Management, of course, isn't particularly interested in hearing players' voices when it is making deals. "One day, and I can't wait for the day, an owner is going to sue a player and his agent for damages for killing a trade or not wanting to go somewhere else," says Miami president and coach Pat Riley. "One owner is going to win a lot of damages, because that's not right. In your contract it says that within 48 hours, you go. So if you're starting to blackmail people, then I think somewhere, somebody is going to be sued one day."
Not everyone thinks the situation is that dire. "As far back as I can remember, players have threatened not to report after being traded," says Trail Blazers president and general manager Bob Whitsitt. "But in most cases, when they've got a contract and stand to lose money, they don't follow through. There's a lot more rhetoric these days, with players saying, I will go here, I won't go there, but nine times out of 10, it's just talk."
A team can call a player's bluff, but even if it wins, it runs the risk of having an unhappy and unproductive player on its hands. That's a chance Toronto decided not to take with Anderson. When Portland sent him, along with forward Gary Trent, guard Alvin Williams, two first-round picks and a second-round pick, to the Raptors for point guard Stoudamire and forwards Walt Williams and Carlos Rogers, Anderson retreated to his home in Los Angeles. Grunwald called Anderson. "I explained to him how much we liked him as a player and how much we'd like him to be part of our future here," Grunwald says. "I told him we have a new arena coming and new ownership and a group of young, talented guys."
Anderson's response? "He listened, but he didn't say much," Grunwald says. The Raptors executive took the hint and sent Anderson, forward Popeye Jones and center Zan Tabak to the Celtics for guards Chauncey Billups and Dee Brown and forwards Roy Rogers and John Thomas.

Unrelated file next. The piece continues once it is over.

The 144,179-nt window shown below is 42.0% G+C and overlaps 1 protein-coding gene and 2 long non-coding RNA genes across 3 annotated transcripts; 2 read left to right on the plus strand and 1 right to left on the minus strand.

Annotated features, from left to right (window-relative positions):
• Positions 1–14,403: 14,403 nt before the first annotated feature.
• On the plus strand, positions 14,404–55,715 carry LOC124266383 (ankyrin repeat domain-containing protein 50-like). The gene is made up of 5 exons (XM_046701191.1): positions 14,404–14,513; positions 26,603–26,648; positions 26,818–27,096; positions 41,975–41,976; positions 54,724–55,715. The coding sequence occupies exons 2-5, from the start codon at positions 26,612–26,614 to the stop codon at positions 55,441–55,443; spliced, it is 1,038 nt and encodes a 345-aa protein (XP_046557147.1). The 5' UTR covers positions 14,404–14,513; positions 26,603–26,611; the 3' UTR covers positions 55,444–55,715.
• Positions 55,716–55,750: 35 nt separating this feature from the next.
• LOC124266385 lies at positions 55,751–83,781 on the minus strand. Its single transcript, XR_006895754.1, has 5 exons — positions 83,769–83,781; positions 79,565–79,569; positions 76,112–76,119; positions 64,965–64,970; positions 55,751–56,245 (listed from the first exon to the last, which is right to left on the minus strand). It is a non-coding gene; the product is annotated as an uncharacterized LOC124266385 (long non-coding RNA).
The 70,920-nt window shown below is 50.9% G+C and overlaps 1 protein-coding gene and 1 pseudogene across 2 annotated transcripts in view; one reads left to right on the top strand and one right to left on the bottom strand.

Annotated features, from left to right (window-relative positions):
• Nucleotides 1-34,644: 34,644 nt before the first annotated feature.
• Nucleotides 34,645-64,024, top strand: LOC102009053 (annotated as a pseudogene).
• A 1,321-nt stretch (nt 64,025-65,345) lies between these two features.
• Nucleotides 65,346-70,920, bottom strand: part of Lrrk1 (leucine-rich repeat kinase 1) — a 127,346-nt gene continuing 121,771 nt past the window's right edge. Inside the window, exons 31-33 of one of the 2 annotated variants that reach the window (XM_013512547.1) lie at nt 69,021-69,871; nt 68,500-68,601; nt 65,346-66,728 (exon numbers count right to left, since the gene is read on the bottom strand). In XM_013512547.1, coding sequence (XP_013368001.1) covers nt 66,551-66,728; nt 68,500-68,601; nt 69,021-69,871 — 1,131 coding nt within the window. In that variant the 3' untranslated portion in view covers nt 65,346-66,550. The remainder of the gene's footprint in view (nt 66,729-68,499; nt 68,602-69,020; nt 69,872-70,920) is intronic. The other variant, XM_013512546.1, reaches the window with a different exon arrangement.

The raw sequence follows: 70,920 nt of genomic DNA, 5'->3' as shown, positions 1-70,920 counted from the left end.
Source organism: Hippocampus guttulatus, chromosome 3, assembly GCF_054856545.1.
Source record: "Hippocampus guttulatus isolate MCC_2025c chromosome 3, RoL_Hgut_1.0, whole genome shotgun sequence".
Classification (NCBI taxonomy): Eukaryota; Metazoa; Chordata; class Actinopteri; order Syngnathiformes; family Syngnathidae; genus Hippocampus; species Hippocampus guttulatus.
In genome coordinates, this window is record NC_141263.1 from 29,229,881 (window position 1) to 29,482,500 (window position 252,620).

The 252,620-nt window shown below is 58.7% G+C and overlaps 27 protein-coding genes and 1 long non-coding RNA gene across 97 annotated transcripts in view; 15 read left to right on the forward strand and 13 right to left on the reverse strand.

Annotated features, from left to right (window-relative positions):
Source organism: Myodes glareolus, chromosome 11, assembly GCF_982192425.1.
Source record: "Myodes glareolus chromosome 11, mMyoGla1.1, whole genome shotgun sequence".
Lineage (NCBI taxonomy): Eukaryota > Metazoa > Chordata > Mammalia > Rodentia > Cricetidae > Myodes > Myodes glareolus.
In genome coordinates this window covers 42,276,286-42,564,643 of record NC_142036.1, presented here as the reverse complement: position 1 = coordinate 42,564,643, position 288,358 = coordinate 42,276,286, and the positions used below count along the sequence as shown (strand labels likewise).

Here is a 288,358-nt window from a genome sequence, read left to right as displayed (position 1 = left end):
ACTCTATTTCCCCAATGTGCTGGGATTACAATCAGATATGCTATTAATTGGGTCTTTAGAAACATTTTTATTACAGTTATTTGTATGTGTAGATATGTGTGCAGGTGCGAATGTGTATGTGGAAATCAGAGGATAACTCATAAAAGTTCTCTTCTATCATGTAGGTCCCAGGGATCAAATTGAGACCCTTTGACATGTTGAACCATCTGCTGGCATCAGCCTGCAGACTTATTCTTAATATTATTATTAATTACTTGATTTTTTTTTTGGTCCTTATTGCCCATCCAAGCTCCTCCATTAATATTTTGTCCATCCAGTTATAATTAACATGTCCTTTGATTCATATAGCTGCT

Anderson, who didn't return SI's phone calls, apparently balked at going to Toronto for the same reasons Gill threatened to retire if he was dealt to the Raptors—players don't want to play for a floundering franchise and deal with what they perceive to be an unfavorable tax situation (page 118). But Seikaly's situation defies logic. Utah acquired him by dealing center Greg Foster, forward Chris Morris and a first-round pick to Orlando, but, according to Jazz officials, Seikaly would not report for reasons that remain a mystery to them. "His agent [ Steve Kauffman] never would land on anything concrete that he wanted from us," says Utah owner Larry Miller. "He made allusions to things, but he would never pin it down."
Seikaly's version of events is that after the trade Utah lost interest in him because it thought a stress fracture in his right foot would keep him on the sidelines for eight weeks. (As it happens, the injury is expected to keep him out for four weeks.) But since Seikaly never went to Utah to allow the Jazz medical staff to examine him, his story seems far less plausible than Utah's. "I don't know what Rony was thinking," says one of his former Magic teammates, guard-forward Nick Anderson. "It sounded like a good situation, a chance to play with a couple of legends [ Karl Malone and John Stockton] and maybe win a championship. Maybe he just doesn't like the snow."